https://jp.usembassy.gov/visas/immigrant-visas/green-card/maintaining-permanent-resident-status/

 

 

Sounds like you just have to notify USCIS beforehand to let them know. 

Edited by javadown2

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2 hours ago, javadown2 said:

I think it's not a problem if you are a government employee or live in a place like Guam (US territory). 

https://jp.usembassy.gov/visas/immigrant-visas/green-card/maintaining-permanent-resident-status/

 

 

Sounds like you just have to notify USCIS beforehand to let them know. 

 

Yes, I think many posters are overlooking or are unaware of that fact. 

 

Edited to add: I am also assuming the position is as a gov't civilian employee, and not as a gov't contractor. If the latter, then yes, I agree with the others in regards to the green card and residency... 

 

 

 

 

Edited by usmsbow

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3 minutes ago, usmsbow said:

 

Yes, I think many posters are overlooking or are unaware of that fact. 

 

 

I've been researching this very topic because I'm looking to work in Guam and my wife only has her 2 year conditional green card at the moment. His case may be a little different and I wonder how they deal with interviews if they are needed if you are outside the country?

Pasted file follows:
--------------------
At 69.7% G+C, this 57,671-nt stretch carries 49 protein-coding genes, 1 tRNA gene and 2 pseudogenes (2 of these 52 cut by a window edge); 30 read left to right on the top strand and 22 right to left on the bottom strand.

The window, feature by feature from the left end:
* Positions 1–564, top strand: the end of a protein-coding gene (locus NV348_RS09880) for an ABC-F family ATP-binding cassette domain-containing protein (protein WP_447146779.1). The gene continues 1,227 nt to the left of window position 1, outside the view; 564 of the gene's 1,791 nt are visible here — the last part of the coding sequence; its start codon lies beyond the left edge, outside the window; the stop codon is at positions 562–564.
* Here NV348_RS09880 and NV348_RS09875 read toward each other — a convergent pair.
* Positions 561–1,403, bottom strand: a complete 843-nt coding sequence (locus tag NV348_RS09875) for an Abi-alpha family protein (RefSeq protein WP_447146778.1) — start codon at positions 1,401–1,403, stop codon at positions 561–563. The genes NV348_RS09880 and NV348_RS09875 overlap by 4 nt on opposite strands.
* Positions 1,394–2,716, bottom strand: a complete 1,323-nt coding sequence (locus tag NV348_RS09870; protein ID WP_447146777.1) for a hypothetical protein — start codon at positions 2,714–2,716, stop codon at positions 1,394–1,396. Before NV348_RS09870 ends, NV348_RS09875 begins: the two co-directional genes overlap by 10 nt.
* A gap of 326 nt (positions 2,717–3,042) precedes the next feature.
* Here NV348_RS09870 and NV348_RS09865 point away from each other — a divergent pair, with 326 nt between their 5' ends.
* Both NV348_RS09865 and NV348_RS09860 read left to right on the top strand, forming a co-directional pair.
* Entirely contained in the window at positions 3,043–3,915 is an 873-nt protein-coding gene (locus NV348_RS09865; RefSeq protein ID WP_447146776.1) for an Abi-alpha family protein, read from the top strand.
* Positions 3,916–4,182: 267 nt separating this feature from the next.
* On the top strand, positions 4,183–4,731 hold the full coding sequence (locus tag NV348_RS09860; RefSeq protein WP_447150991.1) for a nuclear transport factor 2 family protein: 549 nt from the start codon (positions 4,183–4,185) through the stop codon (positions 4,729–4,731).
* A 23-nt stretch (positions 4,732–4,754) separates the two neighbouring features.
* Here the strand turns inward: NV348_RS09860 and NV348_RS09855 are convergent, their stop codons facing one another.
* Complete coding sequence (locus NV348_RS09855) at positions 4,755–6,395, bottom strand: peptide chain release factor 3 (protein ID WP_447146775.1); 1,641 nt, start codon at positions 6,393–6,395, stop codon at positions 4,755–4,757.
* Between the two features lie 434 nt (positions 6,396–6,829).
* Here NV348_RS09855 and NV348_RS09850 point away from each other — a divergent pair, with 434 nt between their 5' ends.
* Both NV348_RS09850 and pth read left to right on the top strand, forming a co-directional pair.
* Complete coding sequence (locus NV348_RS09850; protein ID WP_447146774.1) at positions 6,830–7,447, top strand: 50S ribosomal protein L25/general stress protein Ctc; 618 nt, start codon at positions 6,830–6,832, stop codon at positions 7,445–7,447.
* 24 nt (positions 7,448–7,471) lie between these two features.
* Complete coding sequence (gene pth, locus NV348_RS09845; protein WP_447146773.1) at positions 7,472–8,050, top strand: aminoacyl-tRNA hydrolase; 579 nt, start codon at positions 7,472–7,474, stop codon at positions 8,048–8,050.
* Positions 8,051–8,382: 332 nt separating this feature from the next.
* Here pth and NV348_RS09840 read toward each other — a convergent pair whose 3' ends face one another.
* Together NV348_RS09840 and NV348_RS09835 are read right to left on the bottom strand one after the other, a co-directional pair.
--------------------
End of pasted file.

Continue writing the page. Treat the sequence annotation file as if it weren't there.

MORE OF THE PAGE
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1 minute ago, javadown2 said:

I've been researching this very topic because I'm looking to work in Guam and my wife only has her 2 year conditional green card at the moment. His case may be a little different and I wonder how they deal with interviews if they are needed if you are outside the country?

Well Guam is a part of the US, so yes, your case is different :). And USCIS does have offices abroad. Don't know about Japan, but I wouldn't be surprised if they have some type of operation there due to the high # of military personnel there. 

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6 minutes ago, cyclone27 said:

If you are covered under a SOFA I doubt moving her abroad would affect her N400 status. You might even have a case to expedite it.

It won't affect the N400 status at all because he will be working for the USG as a Civilian. The ONLY problem I see is when she has a interview then she has to do it in the USA not out of it.